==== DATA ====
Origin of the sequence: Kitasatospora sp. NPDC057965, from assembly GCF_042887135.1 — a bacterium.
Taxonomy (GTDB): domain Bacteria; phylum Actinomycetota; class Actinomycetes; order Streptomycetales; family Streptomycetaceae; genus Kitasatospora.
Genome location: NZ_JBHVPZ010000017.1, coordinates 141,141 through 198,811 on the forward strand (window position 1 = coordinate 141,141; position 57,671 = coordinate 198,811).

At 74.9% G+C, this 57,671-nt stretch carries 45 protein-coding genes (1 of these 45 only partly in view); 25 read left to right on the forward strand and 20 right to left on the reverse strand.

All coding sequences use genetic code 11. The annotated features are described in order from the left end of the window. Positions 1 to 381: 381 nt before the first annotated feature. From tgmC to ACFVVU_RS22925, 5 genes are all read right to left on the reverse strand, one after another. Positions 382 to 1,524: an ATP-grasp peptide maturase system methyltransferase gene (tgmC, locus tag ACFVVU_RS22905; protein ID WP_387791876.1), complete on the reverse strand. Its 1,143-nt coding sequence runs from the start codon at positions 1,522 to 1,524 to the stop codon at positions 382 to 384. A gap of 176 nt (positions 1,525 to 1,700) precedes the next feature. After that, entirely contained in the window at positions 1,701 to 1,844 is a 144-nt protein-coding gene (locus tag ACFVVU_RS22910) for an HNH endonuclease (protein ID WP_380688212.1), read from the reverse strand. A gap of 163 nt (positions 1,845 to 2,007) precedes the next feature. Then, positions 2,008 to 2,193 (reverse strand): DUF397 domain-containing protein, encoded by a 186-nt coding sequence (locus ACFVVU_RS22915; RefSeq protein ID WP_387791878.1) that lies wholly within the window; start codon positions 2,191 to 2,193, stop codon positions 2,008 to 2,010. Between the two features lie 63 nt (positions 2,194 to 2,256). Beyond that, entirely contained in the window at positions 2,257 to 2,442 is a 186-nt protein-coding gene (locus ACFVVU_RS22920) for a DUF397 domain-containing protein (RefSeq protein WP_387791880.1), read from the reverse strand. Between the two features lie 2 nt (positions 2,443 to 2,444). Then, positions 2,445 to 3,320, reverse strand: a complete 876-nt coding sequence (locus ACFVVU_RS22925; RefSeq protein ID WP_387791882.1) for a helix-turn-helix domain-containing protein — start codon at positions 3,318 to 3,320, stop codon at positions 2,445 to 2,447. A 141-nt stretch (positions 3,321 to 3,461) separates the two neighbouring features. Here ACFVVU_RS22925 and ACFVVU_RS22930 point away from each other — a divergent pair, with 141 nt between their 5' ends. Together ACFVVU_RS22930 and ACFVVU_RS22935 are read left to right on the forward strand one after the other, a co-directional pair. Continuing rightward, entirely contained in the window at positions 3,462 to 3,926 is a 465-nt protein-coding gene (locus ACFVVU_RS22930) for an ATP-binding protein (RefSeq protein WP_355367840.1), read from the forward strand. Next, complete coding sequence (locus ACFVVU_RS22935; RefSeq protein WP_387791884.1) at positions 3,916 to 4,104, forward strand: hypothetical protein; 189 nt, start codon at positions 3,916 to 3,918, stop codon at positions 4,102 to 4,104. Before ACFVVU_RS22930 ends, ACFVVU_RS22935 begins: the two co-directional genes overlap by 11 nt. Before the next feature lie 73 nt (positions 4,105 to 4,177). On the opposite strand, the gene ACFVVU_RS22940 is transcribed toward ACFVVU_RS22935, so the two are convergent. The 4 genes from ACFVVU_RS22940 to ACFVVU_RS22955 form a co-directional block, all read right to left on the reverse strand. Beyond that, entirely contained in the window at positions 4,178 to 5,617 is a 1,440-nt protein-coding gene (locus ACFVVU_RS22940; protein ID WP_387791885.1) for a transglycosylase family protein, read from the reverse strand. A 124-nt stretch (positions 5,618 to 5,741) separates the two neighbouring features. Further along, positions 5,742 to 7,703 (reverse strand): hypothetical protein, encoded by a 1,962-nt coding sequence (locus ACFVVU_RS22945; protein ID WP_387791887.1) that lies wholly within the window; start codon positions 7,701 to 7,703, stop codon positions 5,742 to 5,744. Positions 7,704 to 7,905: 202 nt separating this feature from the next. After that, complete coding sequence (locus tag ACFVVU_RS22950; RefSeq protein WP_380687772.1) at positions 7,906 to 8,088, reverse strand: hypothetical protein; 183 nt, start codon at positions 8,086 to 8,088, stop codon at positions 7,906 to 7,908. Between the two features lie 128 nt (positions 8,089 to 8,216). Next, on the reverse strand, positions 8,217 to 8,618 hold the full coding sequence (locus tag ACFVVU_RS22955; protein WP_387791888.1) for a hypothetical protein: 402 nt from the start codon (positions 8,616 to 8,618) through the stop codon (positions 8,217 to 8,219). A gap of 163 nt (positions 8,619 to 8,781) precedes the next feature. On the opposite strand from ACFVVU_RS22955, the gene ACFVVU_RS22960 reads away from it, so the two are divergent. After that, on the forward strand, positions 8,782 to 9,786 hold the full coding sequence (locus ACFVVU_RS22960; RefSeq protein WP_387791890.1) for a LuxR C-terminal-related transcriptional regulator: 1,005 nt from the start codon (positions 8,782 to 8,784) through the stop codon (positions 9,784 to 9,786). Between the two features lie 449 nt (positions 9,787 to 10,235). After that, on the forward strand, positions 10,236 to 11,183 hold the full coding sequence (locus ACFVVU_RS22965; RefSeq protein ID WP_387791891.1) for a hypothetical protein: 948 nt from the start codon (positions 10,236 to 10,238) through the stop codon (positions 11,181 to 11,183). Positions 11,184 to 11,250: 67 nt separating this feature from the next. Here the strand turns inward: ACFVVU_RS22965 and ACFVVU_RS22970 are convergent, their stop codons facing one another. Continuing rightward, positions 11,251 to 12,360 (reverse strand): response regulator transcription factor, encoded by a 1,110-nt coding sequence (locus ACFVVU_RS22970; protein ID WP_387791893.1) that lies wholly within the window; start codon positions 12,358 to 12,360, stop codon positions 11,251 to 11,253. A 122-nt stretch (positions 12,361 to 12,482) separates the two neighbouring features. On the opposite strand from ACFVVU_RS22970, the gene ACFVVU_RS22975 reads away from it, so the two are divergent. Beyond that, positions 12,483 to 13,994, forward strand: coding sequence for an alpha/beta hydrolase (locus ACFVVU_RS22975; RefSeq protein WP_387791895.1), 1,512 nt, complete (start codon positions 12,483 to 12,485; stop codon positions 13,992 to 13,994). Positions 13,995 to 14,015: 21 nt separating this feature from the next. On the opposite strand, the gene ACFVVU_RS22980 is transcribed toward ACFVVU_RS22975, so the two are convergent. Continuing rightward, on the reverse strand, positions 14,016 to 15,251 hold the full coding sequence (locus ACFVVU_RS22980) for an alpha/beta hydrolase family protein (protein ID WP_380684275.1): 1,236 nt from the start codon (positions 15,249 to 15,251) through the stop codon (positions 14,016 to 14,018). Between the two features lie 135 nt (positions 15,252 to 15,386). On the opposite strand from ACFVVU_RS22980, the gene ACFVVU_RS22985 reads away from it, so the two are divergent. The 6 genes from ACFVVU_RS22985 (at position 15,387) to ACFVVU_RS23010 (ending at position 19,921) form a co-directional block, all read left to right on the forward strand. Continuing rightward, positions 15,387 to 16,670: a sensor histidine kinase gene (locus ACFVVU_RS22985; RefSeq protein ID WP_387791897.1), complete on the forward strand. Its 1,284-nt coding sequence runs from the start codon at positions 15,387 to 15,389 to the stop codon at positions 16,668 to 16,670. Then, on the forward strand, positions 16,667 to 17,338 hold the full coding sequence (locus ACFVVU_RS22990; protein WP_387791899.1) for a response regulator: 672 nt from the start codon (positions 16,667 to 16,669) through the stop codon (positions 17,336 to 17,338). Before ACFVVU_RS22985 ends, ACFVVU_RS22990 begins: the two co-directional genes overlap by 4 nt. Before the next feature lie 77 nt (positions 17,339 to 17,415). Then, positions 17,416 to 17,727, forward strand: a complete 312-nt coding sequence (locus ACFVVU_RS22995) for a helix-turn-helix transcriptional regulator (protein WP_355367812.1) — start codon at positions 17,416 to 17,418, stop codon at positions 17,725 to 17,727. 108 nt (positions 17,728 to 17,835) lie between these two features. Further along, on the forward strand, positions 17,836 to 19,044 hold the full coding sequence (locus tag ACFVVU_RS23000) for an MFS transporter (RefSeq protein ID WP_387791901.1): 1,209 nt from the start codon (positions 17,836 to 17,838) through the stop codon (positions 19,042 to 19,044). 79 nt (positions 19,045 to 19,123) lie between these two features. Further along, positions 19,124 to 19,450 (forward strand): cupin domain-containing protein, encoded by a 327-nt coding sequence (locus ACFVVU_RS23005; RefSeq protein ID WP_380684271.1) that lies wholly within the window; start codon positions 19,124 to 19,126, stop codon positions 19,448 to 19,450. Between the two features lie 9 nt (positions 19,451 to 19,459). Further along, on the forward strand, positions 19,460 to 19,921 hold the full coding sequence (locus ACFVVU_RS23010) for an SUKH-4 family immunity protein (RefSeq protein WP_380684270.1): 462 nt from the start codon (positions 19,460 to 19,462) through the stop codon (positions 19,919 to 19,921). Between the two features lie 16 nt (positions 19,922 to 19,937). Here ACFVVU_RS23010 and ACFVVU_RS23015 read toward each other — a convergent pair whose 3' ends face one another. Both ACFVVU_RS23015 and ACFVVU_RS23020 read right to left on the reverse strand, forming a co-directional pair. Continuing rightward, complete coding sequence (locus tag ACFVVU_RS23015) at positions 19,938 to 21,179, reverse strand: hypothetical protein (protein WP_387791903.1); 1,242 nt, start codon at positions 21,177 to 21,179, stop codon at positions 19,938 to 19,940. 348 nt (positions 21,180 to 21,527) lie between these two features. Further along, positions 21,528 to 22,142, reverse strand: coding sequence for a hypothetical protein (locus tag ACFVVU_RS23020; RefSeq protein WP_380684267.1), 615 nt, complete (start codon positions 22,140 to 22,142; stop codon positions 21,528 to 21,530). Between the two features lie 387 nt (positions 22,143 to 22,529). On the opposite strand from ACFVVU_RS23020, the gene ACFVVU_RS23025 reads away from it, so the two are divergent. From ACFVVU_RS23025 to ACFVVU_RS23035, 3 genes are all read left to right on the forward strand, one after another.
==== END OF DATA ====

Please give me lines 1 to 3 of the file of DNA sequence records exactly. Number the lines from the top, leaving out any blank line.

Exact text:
Origin of the sequence: Kitasatospora sp. NPDC057965, from assembly GCF_042887135.1 — a bacterium.
Taxonomy (GTDB): domain Bacteria; phylum Actinomycetota; class Actinomycetes; order Streptomycetales; family Streptomycetaceae; genus Kitasatospora.
Genome location: NZ_JBHVPZ010000017.1, coordinates 141,141 through 198,811 on the forward strand (window position 1 = coordinate 141,141; position 57,671 = coordinate 198,811).